We'll ask the CEO to say a prayer for him at the next company meeting...
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Old 09-25-2007, 03:35 PM   #172
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Sorry. I still don't get what the problem for an atheist to hear a prayer would be. I never have understood this.

As I have said several times in this thread, I'm not a Christian. But I live among many folks that are, and am present on many occasions where a meal is blessed. I go to funerals in churches - people pray there. I go to weddings in churches - people pray there. Was I imposed on, religiously?

Do some of you avoid these occasions like vampires avoid daylight? And if you don't, how is being present when someone blesses a meal intolerable when sitting through a church wedding is not? I'm having trouble with that.
I'm with you, Joss: I recently attended a bar mitzvah. The blessing of the bread was charming and gave me a sense of reverence for others' rituals. I enjoy my Muslim friends, and was honored to sit with one at a coffee shop on the first day of Ramaden and had guess what, a cuppa joe.

Hope no one brings up the Pledge of Allegence and combines the two bugaboos, religion and politics.
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Old 09-25-2007, 03:35 PM   #173
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Its not the "hearing," its the implication that you must participate and go along with someone else's religious beliefs unless you want to imperil your career.
Thanks Joe.

Brewer, I suppose I'll just be grateful that I've not experienced a career situation where being civil and decent to people was outweighed by "implications". Sorry about the rest of you. Better luck in your next lives.
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Old 09-25-2007, 03:39 PM   #174
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Sorry. I still don't get what the problem for an atheist to hear a prayer would be. I never have understood this.
You have to accept the beliefs of others at face value.
You don't need to understand it to accept it. If they tell you they are bothered by it, trust them. They are!
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Old 09-25-2007, 03:51 PM   #175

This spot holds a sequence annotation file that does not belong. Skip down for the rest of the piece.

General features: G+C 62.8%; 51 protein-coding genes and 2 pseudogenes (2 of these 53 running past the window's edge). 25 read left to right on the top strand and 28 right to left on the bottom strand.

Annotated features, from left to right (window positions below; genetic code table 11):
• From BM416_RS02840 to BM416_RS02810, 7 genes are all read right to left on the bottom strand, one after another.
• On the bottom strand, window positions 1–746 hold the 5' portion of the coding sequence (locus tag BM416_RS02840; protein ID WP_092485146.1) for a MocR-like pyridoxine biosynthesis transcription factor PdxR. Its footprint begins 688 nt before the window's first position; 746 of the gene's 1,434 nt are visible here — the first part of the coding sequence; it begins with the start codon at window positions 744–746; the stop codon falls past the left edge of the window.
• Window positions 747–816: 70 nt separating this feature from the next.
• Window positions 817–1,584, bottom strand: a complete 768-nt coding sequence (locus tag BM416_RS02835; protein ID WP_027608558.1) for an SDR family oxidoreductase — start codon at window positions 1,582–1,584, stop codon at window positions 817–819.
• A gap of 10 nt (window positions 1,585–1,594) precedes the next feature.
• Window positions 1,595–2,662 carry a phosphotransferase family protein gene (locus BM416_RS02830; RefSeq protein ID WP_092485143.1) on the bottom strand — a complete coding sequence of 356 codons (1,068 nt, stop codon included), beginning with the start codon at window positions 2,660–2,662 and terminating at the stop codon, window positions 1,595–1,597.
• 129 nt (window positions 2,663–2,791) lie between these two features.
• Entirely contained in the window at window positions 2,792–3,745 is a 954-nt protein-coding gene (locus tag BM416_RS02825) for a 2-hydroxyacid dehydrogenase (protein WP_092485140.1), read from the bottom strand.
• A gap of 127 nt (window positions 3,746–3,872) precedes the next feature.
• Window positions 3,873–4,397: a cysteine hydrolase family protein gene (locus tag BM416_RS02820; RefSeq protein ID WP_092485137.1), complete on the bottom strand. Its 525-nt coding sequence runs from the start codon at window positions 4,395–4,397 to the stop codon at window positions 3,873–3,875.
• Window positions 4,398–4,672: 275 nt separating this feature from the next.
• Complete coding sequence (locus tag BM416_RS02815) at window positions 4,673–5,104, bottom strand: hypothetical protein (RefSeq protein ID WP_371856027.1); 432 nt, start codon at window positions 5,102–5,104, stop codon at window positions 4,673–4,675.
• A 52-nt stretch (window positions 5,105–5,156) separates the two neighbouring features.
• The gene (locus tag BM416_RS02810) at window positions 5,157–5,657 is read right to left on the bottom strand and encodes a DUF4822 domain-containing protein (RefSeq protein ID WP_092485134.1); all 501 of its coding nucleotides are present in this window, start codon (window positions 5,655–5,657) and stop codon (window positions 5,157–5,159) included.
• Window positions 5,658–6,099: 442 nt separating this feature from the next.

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But I live among many folks that are, and am present on many occasions where a meal is blessed. I go to funerals in churches - people pray there. I go to weddings in churches - people pray there. Was I imposed on, religiously?
Come on there. I am sure you understand the difference between praying at a denominational religious service and imposing a prayer during a secular activity such as a sports event, a school class or a work meeting.

In the former case you are a willfull participant (or observer) and you knew what you where getting into. In the latter case you have been attracted to a religious event under a false pretense, sort-of.
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Old 09-25-2007, 03:57 PM   #176
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I would respond to your post but I'm afraid in zeal to respond I might over-step the bounds of discourse and engage in condescending or ad homenim banter. I freely admit that I have characterized some views or examples in this thread as "silly" or "intolerant" and have frequently taken an unwarranted dig against people -- I apologize for that -- it was childish and I know better.

I won't post anymore here because, quite frankly, I don't feel the last moderator who weighed in this thread has moderated the course of the thread, even-handedly. That's my feeling. In fact, this is my last post from this Forum.
ChrisC,
I think you are getting a sense or "taste" of what is wrong with the "blessing of the food"
May the blessing of the Invisible Pink Unicorn be upon you.
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Old 09-25-2007, 04:00 PM   #177
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Amen! Godspeed! Oops, figures of speech.
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Old 09-25-2007, 04:31 PM   #178
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"You have to accept the beliefs of others at face value. You don't need to understand it to accept it. If they tell you they are bothered by it, trust them. They are!"

No. Actually... I don't. To do so would be to accept any ugly proposition foisted off as "beliefs". How about Klan lynchings? How about numerous genocides? Then there were those wonderful folks that brought us the Inquisition and now Jihad. "Beliefs", every one. Sorry. No.

"Come on there. I am sure you understand the difference between praying at a denominational religious service and imposing a prayer during a secular activity such as a sports event, a school class or a work meeting... In the former case you are a willfull participant (or observer) and you knew what you where getting into. In the latter case you have been attracted to a religious event under a false pretense, sort-of."

I think you're leaning awful hard on that "sort-of". Maybe I have an unfair advantage over you in that I've read through this thread from the start. An employee asking for a blessing of a company meal has to stretch a hell of a long ways to qualify as a "religious event under false pretenses".... even "sort of".

And like I said way, way back about page 11:

"I live in the South but am not of the Christian persuasion. I work (supervise) a local government department, 15 of us all together. We are much of a family and have a potluck lunch about quarterly. We've been doing this for 10-15 years. We have a blessing of the food and each time we do it. Sometimes we give thanks for having safely survived another hurricane season. The work we do is often hazardous, so sometimes we give thanks that no one got hurt since the last time."

And we'd laugh our asses off to have these occasions described as "religious".